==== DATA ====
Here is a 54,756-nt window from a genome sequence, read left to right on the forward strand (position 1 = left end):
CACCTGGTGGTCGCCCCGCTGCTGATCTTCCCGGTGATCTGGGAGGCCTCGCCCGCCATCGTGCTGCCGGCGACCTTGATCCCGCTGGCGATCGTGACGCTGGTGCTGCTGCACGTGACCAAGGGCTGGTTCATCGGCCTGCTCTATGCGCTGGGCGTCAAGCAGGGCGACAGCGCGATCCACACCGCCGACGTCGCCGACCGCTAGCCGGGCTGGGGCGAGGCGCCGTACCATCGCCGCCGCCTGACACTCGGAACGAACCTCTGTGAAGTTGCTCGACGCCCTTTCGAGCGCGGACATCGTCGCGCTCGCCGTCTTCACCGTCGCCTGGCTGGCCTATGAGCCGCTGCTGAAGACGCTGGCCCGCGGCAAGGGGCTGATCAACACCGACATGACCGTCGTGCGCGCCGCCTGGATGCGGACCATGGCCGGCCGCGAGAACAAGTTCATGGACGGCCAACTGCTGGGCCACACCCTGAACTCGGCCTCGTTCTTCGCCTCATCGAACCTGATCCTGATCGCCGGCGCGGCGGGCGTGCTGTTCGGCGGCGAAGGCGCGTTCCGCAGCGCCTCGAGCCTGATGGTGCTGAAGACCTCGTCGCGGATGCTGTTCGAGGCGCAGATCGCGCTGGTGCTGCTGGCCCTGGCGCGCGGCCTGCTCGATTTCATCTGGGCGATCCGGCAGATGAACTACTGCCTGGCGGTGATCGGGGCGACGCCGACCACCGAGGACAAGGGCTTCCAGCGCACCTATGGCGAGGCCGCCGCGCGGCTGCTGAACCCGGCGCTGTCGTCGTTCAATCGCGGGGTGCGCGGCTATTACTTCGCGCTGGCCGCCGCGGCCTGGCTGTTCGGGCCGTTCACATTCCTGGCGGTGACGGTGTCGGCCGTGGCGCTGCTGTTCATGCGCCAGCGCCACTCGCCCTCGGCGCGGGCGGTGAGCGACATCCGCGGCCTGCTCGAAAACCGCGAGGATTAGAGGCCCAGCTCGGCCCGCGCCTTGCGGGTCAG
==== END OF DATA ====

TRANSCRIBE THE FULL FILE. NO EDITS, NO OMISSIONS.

Here is a 54,756-nt window from a genome sequence, read left to right on the forward strand (position 1 = left end):
CACCTGGTGGTCGCCCCGCTGCTGATCTTCCCGGTGATCTGGGAGGCCTCGCCCGCCATCGTGCTGCCGGCGACCTTGATCCCGCTGGCGATCGTGACGCTGGTGCTGCTGCACGTGACCAAGGGCTGGTTCATCGGCCTGCTCTATGCGCTGGGCGTCAAGCAGGGCGACAGCGCGATCCACACCGCCGACGTCGCCGACCGCTAGCCGGGCTGGGGCGAGGCGCCGTACCATCGCCGCCGCCTGACACTCGGAACGAACCTCTGTGAAGTTGCTCGACGCCCTTTCGAGCGCGGACATCGTCGCGCTCGCCGTCTTCACCGTCGCCTGGCTGGCCTATGAGCCGCTGCTGAAGACGCTGGCCCGCGGCAAGGGGCTGATCAACACCGACATGACCGTCGTGCGCGCCGCCTGGATGCGGACCATGGCCGGCCGCGAGAACAAGTTCATGGACGGCCAACTGCTGGGCCACACCCTGAACTCGGCCTCGTTCTTCGCCTCATCGAACCTGATCCTGATCGCCGGCGCGGCGGGCGTGCTGTTCGGCGGCGAAGGCGCGTTCCGCAGCGCCTCGAGCCTGATGGTGCTGAAGACCTCGTCGCGGATGCTGTTCGAGGCGCAGATCGCGCTGGTGCTGCTGGCCCTGGCGCGCGGCCTGCTCGATTTCATCTGGGCGATCCGGCAGATGAACTACTGCCTGGCGGTGATCGGGGCGACGCCGACCACCGAGGACAAGGGCTTCCAGCGCACCTATGGCGAGGCCGCCGCGCGGCTGCTGAACCCGGCGCTGTCGTCGTTCAATCGCGGGGTGCGCGGCTATTACTTCGCGCTGGCCGCCGCGGCCTGGCTGTTCGGGCCGTTCACATTCCTGGCGGTGACGGTGTCGGCCGTGGCGCTGCTGTTCATGCGCCAGCGCCACTCGCCCTCGGCGCGGGCGGTGAGCGACATCCGCGGCCTGCTCGAAAACCGCGAGGATTAGAGGCCCAGCTCGGCCCGCGCCTTGCGGGTCAG